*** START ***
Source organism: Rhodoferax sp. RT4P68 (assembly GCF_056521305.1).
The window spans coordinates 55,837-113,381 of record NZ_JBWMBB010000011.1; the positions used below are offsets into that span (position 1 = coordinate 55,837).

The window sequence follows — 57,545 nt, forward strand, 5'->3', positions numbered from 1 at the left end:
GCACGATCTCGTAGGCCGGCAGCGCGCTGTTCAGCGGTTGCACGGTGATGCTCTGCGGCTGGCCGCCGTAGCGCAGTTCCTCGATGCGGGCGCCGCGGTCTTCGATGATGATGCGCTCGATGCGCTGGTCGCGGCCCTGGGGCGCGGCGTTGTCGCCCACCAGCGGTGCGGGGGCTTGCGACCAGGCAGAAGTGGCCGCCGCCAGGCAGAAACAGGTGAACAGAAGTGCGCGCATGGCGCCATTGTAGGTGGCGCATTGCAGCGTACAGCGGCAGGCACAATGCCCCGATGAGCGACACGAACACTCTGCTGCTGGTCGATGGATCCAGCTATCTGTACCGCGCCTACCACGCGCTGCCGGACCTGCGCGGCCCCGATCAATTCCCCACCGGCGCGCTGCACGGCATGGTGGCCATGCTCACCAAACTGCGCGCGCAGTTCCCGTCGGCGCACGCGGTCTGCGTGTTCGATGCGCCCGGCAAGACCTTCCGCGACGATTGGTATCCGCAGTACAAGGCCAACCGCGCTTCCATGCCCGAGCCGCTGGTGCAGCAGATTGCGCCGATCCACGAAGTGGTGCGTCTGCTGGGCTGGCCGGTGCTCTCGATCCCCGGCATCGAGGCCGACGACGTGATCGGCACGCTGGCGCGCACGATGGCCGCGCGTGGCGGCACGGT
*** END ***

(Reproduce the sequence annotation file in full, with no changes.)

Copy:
Source organism: Rhodoferax sp. RT4P68 (assembly GCF_056521305.1).
The window spans coordinates 55,837-113,381 of record NZ_JBWMBB010000011.1; the positions used below are offsets into that span (position 1 = coordinate 55,837).

The window sequence follows — 57,545 nt, forward strand, 5'->3', positions numbered from 1 at the left end:
GCACGATCTCGTAGGCCGGCAGCGCGCTGTTCAGCGGTTGCACGGTGATGCTCTGCGGCTGGCCGCCGTAGCGCAGTTCCTCGATGCGGGCGCCGCGGTCTTCGATGATGATGCGCTCGATGCGCTGGTCGCGGCCCTGGGGCGCGGCGTTGTCGCCCACCAGCGGTGCGGGGGCTTGCGACCAGGCAGAAGTGGCCGCCGCCAGGCAGAAACAGGTGAACAGAAGTGCGCGCATGGCGCCATTGTAGGTGGCGCATTGCAGCGTACAGCGGCAGGCACAATGCCCCGATGAGCGACACGAACACTCTGCTGCTGGTCGATGGATCCAGCTATCTGTACCGCGCCTACCACGCGCTGCCGGACCTGCGCGGCCCCGATCAATTCCCCACCGGCGCGCTGCACGGCATGGTGGCCATGCTCACCAAACTGCGCGCGCAGTTCCCGTCGGCGCACGCGGTCTGCGTGTTCGATGCGCCCGGCAAGACCTTCCGCGACGATTGGTATCCGCAGTACAAGGCCAACCGCGCTTCCATGCCCGAGCCGCTGGTGCAGCAGATTGCGCCGATCCACGAAGTGGTGCGTCTGCTGGGCTGGCCGGTGCTCTCGATCCCCGGCATCGAGGCCGACGACGTGATCGGCACGCTGGCGCGCACGATGGCCGCGCGTGGCGGCACGGT